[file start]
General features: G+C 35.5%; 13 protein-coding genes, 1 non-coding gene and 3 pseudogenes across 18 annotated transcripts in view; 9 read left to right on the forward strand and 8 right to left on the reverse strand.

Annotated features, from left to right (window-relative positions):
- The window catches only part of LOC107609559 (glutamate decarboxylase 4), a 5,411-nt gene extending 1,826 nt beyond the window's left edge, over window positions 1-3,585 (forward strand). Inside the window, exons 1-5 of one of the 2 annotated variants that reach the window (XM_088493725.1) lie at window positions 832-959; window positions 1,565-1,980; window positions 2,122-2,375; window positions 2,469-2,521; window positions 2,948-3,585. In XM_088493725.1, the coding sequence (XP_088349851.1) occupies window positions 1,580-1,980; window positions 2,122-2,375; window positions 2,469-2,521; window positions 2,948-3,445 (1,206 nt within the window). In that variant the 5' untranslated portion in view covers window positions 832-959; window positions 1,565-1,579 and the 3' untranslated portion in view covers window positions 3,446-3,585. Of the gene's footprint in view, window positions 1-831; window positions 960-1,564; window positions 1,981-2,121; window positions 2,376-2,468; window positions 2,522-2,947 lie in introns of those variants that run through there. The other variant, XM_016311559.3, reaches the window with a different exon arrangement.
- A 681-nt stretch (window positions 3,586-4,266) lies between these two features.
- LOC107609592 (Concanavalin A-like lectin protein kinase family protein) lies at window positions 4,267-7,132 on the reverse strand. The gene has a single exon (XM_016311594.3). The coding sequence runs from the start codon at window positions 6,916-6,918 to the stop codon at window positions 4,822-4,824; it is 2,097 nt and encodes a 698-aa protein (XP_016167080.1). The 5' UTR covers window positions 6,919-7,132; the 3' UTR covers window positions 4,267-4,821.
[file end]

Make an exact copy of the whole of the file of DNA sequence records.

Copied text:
General features: G+C 35.5%; 13 protein-coding genes, 1 non-coding gene and 3 pseudogenes across 18 annotated transcripts in view; 9 read left to right on the forward strand and 8 right to left on the reverse strand.

Annotated features, from left to right (window-relative positions):
- The window catches only part of LOC107609559 (glutamate decarboxylase 4), a 5,411-nt gene extending 1,826 nt beyond the window's left edge, over window positions 1-3,585 (forward strand). Inside the window, exons 1-5 of one of the 2 annotated variants that reach the window (XM_088493725.1) lie at window positions 832-959; window positions 1,565-1,980; window positions 2,122-2,375; window positions 2,469-2,521; window positions 2,948-3,585. In XM_088493725.1, the coding sequence (XP_088349851.1) occupies window positions 1,580-1,980; window positions 2,122-2,375; window positions 2,469-2,521; window positions 2,948-3,445 (1,206 nt within the window). In that variant the 5' untranslated portion in view covers window positions 832-959; window positions 1,565-1,579 and the 3' untranslated portion in view covers window positions 3,446-3,585. Of the gene's footprint in view, window positions 1-831; window positions 960-1,564; window positions 1,981-2,121; window positions 2,376-2,468; window positions 2,522-2,947 lie in introns of those variants that run through there. The other variant, XM_016311559.3, reaches the window with a different exon arrangement.
- A 681-nt stretch (window positions 3,586-4,266) lies between these two features.
- LOC107609592 (Concanavalin A-like lectin protein kinase family protein) lies at window positions 4,267-7,132 on the reverse strand. The gene has a single exon (XM_016311594.3). The coding sequence runs from the start codon at window positions 6,916-6,918 to the stop codon at window positions 4,822-4,824; it is 2,097 nt and encodes a 698-aa protein (XP_016167080.1). The 5' UTR covers window positions 6,919-7,132; the 3' UTR covers window positions 4,267-4,821.